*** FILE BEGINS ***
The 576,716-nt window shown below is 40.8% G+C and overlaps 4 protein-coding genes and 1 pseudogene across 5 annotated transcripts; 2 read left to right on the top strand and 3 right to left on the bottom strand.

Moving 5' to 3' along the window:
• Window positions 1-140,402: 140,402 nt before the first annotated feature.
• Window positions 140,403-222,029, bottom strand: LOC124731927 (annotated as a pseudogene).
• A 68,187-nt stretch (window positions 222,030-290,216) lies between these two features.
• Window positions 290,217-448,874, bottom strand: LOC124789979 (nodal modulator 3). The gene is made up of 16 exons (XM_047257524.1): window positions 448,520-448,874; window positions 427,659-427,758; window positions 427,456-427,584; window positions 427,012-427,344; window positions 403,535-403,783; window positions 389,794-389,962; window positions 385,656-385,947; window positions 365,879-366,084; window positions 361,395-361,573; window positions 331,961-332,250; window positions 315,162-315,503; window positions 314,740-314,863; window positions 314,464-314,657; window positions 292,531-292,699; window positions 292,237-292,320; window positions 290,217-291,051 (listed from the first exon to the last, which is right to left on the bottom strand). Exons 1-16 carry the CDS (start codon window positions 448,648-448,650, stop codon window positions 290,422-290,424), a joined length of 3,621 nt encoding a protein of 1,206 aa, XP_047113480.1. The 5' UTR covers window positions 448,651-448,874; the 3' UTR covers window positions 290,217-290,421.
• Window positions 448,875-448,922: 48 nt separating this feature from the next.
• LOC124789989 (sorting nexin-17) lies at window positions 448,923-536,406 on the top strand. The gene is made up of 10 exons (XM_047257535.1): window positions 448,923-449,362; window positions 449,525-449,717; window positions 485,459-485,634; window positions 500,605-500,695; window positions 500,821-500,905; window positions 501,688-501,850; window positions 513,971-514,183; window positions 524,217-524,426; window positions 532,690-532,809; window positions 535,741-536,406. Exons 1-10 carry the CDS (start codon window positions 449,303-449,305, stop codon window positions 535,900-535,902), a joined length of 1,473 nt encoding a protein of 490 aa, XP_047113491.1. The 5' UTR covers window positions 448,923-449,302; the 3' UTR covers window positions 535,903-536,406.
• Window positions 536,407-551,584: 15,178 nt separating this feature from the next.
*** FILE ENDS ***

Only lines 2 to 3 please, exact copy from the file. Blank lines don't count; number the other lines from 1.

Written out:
Moving 5' to 3' along the window:
• Window positions 1-140,402: 140,402 nt before the first annotated feature.